https://olympics.nbcsports.com/2021/01/09/agnes-keleti-gymnast-oldest-olympian/

https://en.wikipedia.org/wiki/%C3%81gnes_Keleti

American History · biography · history

Timeline of Women’s Suffrage : 1848-1920. Part 1

Last week, we celebrated the 100th anniversary of women’s suffrage in America. It is an amazing milestone to hit and to honor, but, on the other hand, it is shocking to think that the female citizens of this country have only had the right to vote for one hundred years. There are so many stories, people, and events that went into the long fight for the 19th Amendment, but in these next two posts I have compiled the events and stories that I feel were most important and encapsulated the movement.

Seneca Falls Convention, July 1848

 The Seneca Falls Convention in 1848 sparked the women’s suffrage movement in America. The event was organized by five women: Elizabeth Cady Stanton, Lucretia Mott, Mary M’Clintock, Martha Coffin Wright, and Jane Hunt. It took place in the small town of Seneca Falls, New York. This convention was an early introductions, worldwide, of the concept of women’s suffrage. But how did this convention suddenly come about?

The abolition of slavery was one of the first political movements that women participated in and were able to exercise political agency. Beginning in the 1830s, American women were speaking out against slavery in public lectures. A woman’s role, during this period, was to be stowed away in the “private sphere”. They were to be dutiful wives and take care of the children.  Being regulated to the household, women never had a chance to reach out further and participate in the public sphere. They were barred from taking an active role in politics. To society, their opinions were unimportant. After a woman married (which was expected of them) they would lose any few freedoms they had and were dependent on their husbands. Married women had virtually no property or financial rights and the option of divorce was near impossible. The ideal “True Womanhood” of the period was a wife/mother who was pious and submissive. By the eyes of the law, women were dependents rather than a true citizen.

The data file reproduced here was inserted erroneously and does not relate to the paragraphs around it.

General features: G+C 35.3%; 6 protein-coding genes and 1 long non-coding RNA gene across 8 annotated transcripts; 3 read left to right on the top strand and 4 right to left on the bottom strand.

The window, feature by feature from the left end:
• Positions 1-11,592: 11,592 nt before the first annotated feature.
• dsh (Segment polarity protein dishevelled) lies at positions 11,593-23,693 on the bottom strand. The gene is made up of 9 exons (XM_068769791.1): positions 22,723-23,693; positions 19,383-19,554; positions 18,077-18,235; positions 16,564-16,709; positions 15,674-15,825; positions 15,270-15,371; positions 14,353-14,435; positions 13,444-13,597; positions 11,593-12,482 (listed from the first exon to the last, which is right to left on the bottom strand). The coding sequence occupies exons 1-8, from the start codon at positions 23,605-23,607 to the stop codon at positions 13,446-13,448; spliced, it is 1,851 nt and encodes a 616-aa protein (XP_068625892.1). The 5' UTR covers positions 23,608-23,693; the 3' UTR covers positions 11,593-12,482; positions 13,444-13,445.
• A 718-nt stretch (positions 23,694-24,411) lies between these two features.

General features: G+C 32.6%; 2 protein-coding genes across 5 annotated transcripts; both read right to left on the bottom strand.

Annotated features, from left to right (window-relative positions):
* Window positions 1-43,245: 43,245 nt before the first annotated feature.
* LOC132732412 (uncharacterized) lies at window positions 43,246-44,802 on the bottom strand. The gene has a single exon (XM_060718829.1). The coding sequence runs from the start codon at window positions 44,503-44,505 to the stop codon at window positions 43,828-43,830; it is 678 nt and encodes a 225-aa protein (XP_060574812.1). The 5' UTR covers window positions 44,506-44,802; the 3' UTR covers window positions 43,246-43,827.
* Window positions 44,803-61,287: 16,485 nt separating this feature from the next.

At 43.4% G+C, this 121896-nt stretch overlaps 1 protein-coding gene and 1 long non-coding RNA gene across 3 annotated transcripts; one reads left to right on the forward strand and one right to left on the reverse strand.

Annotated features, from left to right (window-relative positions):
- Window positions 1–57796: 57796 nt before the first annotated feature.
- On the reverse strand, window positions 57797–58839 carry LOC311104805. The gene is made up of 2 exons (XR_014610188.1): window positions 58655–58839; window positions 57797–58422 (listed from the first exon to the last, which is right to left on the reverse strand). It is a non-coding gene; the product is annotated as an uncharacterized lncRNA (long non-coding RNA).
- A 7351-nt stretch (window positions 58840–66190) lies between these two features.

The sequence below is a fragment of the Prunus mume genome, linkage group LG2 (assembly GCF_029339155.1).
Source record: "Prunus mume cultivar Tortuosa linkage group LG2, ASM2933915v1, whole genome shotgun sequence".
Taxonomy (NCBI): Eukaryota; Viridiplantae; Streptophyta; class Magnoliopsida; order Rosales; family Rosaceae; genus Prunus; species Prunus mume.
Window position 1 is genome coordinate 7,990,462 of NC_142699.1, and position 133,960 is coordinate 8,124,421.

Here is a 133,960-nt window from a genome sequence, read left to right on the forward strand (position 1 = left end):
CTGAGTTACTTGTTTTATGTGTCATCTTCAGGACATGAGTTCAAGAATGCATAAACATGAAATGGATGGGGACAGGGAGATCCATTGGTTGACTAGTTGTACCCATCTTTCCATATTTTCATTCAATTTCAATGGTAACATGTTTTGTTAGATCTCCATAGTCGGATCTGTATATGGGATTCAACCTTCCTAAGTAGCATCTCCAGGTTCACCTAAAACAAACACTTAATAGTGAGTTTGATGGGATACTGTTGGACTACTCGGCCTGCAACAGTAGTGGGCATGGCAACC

Continue reading “Timeline of Women’s Suffrage : 1848-1920. Part 1”
art history · biography · european history · history

The Creation of a City of Ladies: Christine de Pizan and her Legacy

 

Image result for city of ladies manuscript

The female sex has been left defenseless for a long time now, like an orchard without a wall and bereft of a champion to take up arms in order to protect it…

                                                          –The Book of the City of Ladies by Christine de Pizan, 1405

Feminism in the 15th century? This is considered a rare concept during the medieval period. This was an era of serfs/lords, arranged marriages, and a time when women were viewed as little more than property. This period lacked champions to stand up to the patriarchy that dominated society. Well, such a champion did exist, though many may not have been familiar with her. She is considered France’s (even Europe’s) first profession female writer and was popular internationally. Her name was Christine de Pizan.

Christine is considered one of the first feminist figures as, through her work, she directly addresses many of the injustices her sex had been subjected to. She calls out the injustice of their treatment in a very progressive manner. This is evident in two of her most famous books, The Book of the City of Ladies and The Book of the Three Virtues. Christine’s version of feminism in the 15th century is still not like it is today (as she was still a woman of her time), but it was extremely radical for the period she lived through. I first learned about this amazing woman in an art history course in college and she has been a figure that I have wanted to highlight for a long time now. Continue reading “The Creation of a City of Ladies: Christine de Pizan and her Legacy”